Inflation Flattens Out in September to 15.98%


Tuesday, October 17, 2017 5:48 PM / FDC 

As widely anticipated, headline inflation declined marginally to 15.98% in September from 16.01% in August. This 0.03% decrease in year-on-year inflation marks the eight consecutive month of decline in 2017. Food and core inflation moved in opposite directions in the month of September.

In line with headline inflation, month-on-month inflation also eased to 0.78% (9.84% annualized) in September from 0.97% (12.28% annualized). The availability of dollars in the FX market saw major manufacturers benefit from the import of raw materials, although this is yet to be fully passed through to the market.

Fundamentally, inflation in Nigeria is moderating, but could swing upwards if there is a surge in money supply and wages increase sharply. So far in 2017, M2 has contracted by 11.06% but the velocity of circulation has increased. 

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Breakdown of inflation data

Food sub index

Food inflation was higher by 9 bps to 20.32% in September from 20.25% the previous month, making it the highest so far in 2017. On the contrary, month-on-month food inflation eased to 0.87% in September from 1.14%, the lowest during the year. 

The food basket rose in September partly due to logistics cost, as diesel peaked at N195/liter during the month. Imported food inflation also rose to 31% in September from 29.8%, partly due to exchange rate volatility, as the dollar depreciated to N369/$ during the month before appreciating to N365/$.

Core sub index

The core sub-index resumed its downward trajectory, declining to 12.10% in September from 12.3% in August. The slowdown in education, housing, water, electricity, gas and other fuels contributed to the marginal decline in core inflation. This is evident in the improvement in power supply, which averaged 3,432.97MW/hr in September, up from 3,352.97MW/hr recorded in August. Month-on-month core inflation marginally declined to 0.80% in September from 0.93%.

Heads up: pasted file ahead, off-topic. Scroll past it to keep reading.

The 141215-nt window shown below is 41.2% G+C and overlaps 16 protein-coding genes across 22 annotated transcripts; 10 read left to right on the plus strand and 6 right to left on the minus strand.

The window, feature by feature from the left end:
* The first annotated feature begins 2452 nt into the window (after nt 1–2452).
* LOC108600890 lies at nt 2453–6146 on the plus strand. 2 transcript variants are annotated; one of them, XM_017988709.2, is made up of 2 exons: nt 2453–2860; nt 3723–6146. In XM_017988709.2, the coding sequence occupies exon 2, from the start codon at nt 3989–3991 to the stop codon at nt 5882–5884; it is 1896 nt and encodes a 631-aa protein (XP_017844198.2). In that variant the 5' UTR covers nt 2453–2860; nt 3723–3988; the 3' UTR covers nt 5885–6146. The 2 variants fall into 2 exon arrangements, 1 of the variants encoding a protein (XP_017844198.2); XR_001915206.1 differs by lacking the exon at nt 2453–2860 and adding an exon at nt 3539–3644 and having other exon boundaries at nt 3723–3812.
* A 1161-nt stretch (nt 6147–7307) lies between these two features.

Rural and Urban sub-index
The urban and rural sub indexes moved in opposite directions in September, like the previous month. The urban index increased to 16.18% from 16.13% and rural index declined to 15.81% from 15.91%. This was mainly due to higher logistics costs as earlier explained. 

Sub-Sahara Africa
Ghana has seen a sharp decline its inflation rate from a high of 19.2% in 2016 to 12.2% in September this year. It has also enjoyed a 9% GDP growth (Q2’17). Some have attributed this to an aggressive cut in interest rates (three times this year). Kenya also recorded a decline in inflation to 7.06% in September from 8.04%, whereas inflation remained flat in Angola at 25.18% during the review period.   

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The outlook for Nigeria’s headline inflation in the next three months in 2017 is mixed. The impact of the harvest season is expected to kick in fully in October, leading to a moderation in food inflation. On the other hand, November and December would see higher consumer spending due to Christmas shopping. This year’s festive period is expected to be more vibrant than last year, as consumers’ purchasing power has improved. 

The anticipated increase in consumer demand would push up prices. Also there are still logistics constraints and supply shocks such as high diesel prices that would keep consumer prices elevated. However, as the FGN increases its CAPEX and the multiplier effect of this investment is felt in the economy, output is likely to increase to be followed hopefully by lower prices.

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